The effects of gossip trading at Mr. Marsh’s fetes were so far-reaching that Ms. Conant describes Mr. Marsh as having the rare ability to “manipulate people and events from the privacy of his R street study.”

One of the many habitues of this “well-financed political salon” was none other than a scrappy, lanky Texan named Lyndon B. Johnson.

Mr. Dahl became a fixture at the Marsh house parties and, through his host, became cozy with not only Mr. Johnson and other politicos, but the leading columnists of the day, such as Drew Pearson, Walter Winchell and Walter Lippmann.

In addition to acquiring information, Mr. Dahl and his fellow spies did their fair share of spinning and planting pro-British propaganda with these scribes, especially Mr. Pearson, who met Mr. Dahl regularly to compare notes over martinis.

Mr. Dahl’s chumminess with Mr. Pearson and other opinion makers was encouraged by Mr. Marsh, who harbored a pro-British agenda and was well aware of Mr. Dahl’s espionage. According to Ms. Conant, Mr. Dahl leaked damaging information about isolationist lawmakers and public officials - including “their mistresses or homosexual tendencies,” she says - to embarrass and discredit them in the press.

Perhaps Mr. Dahl’s biggest coup was gaining entree to the Roosevelt White House, suavely ingratiating himself with first lady Eleanor Roosevelt, who had a son about Mr. Dahl’s age. He was soon invited to Roosevelt family functions and reported back his findings on the president’s feeble health, always of grave concern to Mr. Churchill, whose close alliance with President Franklin D. Roosevelt was crucial to the Allied war effort.

Mr. Dahl took extensive pains to woo Cissy Patterson, the publisher of the right-leaning Washington Times-Herald, who so enjoyed “her favorite indoor sport” of gossip that she hired refined and elegant people “at high salaries” to rove around reporting on the dinner parties of the “cave dwellers,” Patterson’s term of choice for Washington’s scenesters.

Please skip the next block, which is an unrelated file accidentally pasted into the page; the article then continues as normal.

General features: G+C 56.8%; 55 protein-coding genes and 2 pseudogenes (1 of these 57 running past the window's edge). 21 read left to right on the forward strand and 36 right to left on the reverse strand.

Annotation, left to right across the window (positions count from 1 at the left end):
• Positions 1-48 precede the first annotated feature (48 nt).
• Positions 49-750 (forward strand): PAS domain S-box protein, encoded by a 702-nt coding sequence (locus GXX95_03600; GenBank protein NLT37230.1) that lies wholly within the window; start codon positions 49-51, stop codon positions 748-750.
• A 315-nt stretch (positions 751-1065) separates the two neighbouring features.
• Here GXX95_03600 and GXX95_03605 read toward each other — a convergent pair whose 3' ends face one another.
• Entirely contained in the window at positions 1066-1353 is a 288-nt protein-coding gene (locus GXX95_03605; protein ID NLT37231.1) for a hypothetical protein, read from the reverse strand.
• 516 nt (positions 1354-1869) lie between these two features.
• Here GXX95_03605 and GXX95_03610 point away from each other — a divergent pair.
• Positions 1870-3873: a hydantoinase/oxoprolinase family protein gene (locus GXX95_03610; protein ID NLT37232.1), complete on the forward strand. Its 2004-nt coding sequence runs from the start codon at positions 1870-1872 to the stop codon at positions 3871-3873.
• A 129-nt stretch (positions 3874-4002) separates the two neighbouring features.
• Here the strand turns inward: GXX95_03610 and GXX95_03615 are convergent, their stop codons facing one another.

Like Ms. McLean, Ms. Patterson had a passionate loathing forMr. Roosevelt and was vehemently opposed to America’s entrance into the war, making her perfect prey for Mr. Dahl’s charming persuasion. Through Ms. McLean’s home, aptly named “Friendship,” Mr. Dahl gained access to her more conservative circle, which included Supreme Court justices and FBI Director J. Edgar Hoover.

In the book, Ms. Conant describes how Mr. Dahl would scribble notes on cocktail napkins and then report his party circuit findings the following morning to his BSC bosses.

America eventually entered the war, of course, bringing Mr. Dahl’s assignment in Washington to a close, but he continued his close friendship with Mr. Marsh, to whom he wrote bitter letters bemoaning what he saw as America’s postwar isolationism.

When asked what lessons for today’s Washington can be gleaned from this golden era of gossip, Ms. Conant, who is married to “60 Minutes” correspondent Steve Kroft, replied, “Be careful who you’re talking to, and that everyone has agendas and relationships.”